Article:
He squinted into a sea of cameras and unfamiliar faces that night, the continuation of a whirlwind in which he hadn’t a clue when it might subside.
Do you remember how it occurred, that nearing the conclusion of the NHL Awards/Expansion Draft in June 2017 at T-Mobile Arena, an emotional and authentic and thunderous reaction followed the selection of the final player for the Golden Knights.
“I’m a pretty reserved person,” Marc-Andre Fleury said when recalling the moment. “I’m not too much into being the face of anything. I just did what they told me to do that night and tried to embrace it.
“I didn’t know if people in Vegas even liked hockey or would come to games. I had only been here once before (as a tourist). Right now, it’s funny to even think about. But back then, I really didn’t know how things would work out. I never imagined it would be this way.”
A reminder comes each time the Knights play Pittsburgh, as they did Tuesday night at T-Mobile, Fleury again in the opposite net of the team that drafted him No. 1 overall in 2003 and with whom he won three Stanley Cups.
The Knights would see their four-game win streak snapped in a 4-3 loss, and yet it’s impossible to summarize in one game Fleury’s influence on the city where he spent much of his career and the one he has made such a remarkable impact on in such a short time.
He knew change was coming that final season in Pittsburgh, Fleury having been beaten out by Matt Murray and all NHL eyes pointed toward Las Vegas, where an expansion team was on its way and a veteran goalie with $11.5 million remaining on his contract, however popular, was sure to be exposed.
“We had the young goalie, and I was getting older,” Fleury said. “I was following the (Vegas story) and had a feeling this is how it would work out. I could just tell it would be the option.
“We stayed in Pittsburgh for so many years and had really good friends on the team and with our neighbors. But to come to Vegas, which was the unknown, it couldn’t have worked out better. Our kids love it. My wife loves it.”
Entering Tuesday’s game, he had been 3-1 against his former team with a 2.26 goals-against average, .930 save percentage and one shutout.
But it was the second straight game Vegas faced a 3-0 deficit, the Knights having rallied for the first time in franchise history from such a hole to beat St. Louis 5-4 in overtime Saturday.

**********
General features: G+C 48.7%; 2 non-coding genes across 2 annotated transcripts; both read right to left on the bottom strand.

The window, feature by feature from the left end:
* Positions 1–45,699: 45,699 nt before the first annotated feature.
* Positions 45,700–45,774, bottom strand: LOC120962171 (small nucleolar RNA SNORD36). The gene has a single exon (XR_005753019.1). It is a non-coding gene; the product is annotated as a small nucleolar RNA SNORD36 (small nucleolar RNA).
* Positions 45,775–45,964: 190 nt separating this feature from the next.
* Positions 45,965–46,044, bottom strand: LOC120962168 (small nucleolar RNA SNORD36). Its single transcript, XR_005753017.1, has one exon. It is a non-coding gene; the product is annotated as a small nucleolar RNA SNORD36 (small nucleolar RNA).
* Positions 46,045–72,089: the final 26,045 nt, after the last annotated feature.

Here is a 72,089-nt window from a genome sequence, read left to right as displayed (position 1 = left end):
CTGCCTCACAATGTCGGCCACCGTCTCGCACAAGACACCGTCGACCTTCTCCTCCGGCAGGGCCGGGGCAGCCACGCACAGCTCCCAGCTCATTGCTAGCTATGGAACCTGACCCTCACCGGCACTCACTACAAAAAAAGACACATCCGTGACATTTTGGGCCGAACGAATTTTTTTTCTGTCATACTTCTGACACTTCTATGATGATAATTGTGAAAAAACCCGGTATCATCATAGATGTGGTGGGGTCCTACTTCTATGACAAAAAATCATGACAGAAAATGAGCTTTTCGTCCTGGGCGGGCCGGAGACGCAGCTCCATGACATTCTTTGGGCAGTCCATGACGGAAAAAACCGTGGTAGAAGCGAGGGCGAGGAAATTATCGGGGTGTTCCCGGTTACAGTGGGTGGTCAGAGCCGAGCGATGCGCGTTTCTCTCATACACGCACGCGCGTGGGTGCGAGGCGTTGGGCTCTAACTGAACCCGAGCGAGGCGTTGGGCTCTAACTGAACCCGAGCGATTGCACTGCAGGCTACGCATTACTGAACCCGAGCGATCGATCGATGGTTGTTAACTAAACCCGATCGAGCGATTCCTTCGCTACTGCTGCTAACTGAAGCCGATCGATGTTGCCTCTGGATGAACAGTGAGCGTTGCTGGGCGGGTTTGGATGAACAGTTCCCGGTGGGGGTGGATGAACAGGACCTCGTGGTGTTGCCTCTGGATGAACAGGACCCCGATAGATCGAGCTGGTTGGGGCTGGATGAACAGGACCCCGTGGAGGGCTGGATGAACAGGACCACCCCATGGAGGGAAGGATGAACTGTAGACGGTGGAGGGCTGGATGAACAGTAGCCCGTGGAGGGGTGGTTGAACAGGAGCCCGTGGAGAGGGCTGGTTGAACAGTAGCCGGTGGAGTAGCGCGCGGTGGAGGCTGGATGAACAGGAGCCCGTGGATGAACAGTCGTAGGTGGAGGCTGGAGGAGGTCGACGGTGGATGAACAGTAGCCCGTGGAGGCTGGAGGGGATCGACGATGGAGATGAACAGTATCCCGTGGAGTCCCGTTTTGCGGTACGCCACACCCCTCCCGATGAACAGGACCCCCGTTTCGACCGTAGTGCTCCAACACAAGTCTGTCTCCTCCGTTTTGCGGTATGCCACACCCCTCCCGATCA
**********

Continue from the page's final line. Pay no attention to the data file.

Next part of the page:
This also was Fleury’s fifth straight start, over which he has allowed 15 goals.
The four on Tuesday came via just 16 shots, and while he could have been much sharper, costly turnovers and shoddy play from some blue liners (see Schmidt, Nate) didn’t help.
The Knights next host the last-place Los Angeles Kings on Thursday.
It’s time for backup goalie Malcolm Subban to receive his next start.
Fleury’s numbers this season — he ranks 25th in the NHL in goals allowed at 2.84 and has a .908 save percentage — are all sorts of average. He, as much as anyone else, needs the All-Star break and following off week to rest.
He looks exhausted.
Fleury will turn 36 during next season and has two years remaining on an extension the Knights signed him to in July 2018. If it has been challenging in the net at times this season, the emotional stress of recently losing his father has made it an even more trying time.
“He didn’t know much about Vegas, had never been here at the time of the (expansion draft), but knew it was a chance for me to play because I wasn’t much at the end in Pittsburgh,” Fleury said of his father. “He just said to have fun and do my best to help the team.
“I know the end of my (career) is coming sooner than later. Feels a lot closer. What’s the saying — there is a lot more behind me than in front. I know that. I try to make the best out of every day.”
Pittsburgh was the opponent Tuesday, meaning memories come rushing back about how in fewer than three years, the man behind a mask has become one of the most popular athletes in Las Vegas history.
He never wanted to be the face.
The town had other ideas.
Contact columnist Ed Graney at firstname.lastname@example.org or 702-383-4618. He can be heard on “The Press Box,” ESPN Radio 100.9 FM and 1100 AM, from 7 to 10 a.m. Monday through Friday. Follow @edgraney on Twitter.